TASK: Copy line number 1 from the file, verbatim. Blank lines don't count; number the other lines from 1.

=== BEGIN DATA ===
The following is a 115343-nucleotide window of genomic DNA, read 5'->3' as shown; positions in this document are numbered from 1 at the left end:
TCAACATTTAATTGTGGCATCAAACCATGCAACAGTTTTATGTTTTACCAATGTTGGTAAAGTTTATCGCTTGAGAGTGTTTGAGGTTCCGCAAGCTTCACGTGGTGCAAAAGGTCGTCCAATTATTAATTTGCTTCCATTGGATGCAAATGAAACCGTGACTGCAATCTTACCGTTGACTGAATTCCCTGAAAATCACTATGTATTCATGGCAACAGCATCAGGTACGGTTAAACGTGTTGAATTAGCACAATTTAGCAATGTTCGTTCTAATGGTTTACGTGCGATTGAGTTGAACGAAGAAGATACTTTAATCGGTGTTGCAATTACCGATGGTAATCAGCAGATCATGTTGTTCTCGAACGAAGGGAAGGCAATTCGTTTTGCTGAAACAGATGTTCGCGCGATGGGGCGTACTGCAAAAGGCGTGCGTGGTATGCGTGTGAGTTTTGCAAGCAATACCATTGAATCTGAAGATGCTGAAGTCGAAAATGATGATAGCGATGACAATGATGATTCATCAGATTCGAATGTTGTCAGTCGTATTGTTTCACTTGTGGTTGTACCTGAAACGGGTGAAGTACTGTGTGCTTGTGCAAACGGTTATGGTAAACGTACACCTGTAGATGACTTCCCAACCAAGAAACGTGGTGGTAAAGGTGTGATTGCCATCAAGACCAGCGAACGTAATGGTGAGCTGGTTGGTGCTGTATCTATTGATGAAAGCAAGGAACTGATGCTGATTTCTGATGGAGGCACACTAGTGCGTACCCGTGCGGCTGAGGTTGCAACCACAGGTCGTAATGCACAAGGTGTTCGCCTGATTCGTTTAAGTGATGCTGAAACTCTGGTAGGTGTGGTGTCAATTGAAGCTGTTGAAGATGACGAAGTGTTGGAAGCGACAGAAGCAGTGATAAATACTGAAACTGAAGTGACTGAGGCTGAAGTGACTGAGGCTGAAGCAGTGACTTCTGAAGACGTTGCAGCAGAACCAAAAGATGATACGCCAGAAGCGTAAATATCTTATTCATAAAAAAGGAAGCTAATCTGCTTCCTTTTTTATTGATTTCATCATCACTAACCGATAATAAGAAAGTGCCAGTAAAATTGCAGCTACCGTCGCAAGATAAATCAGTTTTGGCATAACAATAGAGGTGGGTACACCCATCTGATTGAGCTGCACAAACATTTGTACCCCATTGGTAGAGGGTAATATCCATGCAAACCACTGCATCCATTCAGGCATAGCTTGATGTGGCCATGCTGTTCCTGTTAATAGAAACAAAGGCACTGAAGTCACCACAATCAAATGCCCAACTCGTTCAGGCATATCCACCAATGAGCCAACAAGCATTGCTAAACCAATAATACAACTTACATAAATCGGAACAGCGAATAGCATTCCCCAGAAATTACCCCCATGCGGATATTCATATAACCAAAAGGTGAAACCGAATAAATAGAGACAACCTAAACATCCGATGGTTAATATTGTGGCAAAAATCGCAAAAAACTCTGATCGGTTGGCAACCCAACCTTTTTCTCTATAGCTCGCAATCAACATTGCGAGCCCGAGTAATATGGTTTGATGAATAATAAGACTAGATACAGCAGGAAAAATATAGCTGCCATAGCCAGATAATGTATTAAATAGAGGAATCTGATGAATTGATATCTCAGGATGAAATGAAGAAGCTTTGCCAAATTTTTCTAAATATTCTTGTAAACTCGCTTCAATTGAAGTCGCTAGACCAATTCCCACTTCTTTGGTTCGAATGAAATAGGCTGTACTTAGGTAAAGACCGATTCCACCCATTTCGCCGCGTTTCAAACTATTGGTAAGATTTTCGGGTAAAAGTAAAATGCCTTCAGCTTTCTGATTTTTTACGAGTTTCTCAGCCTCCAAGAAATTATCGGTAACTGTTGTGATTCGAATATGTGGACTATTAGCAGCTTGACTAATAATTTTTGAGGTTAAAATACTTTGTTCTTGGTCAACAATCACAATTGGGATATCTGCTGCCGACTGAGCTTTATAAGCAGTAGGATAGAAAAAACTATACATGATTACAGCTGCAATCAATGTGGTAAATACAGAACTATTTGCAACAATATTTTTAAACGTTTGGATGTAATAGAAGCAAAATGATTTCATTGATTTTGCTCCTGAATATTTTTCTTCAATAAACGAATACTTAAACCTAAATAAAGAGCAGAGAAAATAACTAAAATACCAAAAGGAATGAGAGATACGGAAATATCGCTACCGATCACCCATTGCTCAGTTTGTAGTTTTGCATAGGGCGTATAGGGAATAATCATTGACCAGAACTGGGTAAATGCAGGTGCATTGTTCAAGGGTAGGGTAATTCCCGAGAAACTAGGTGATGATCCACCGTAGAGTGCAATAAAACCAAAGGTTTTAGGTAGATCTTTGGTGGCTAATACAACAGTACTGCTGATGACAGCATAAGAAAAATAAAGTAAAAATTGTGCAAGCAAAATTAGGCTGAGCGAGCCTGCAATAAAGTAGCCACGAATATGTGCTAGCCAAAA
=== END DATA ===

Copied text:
The following is a 115343-nucleotide window of genomic DNA, read 5'->3' as shown; positions in this document are numbered from 1 at the left end: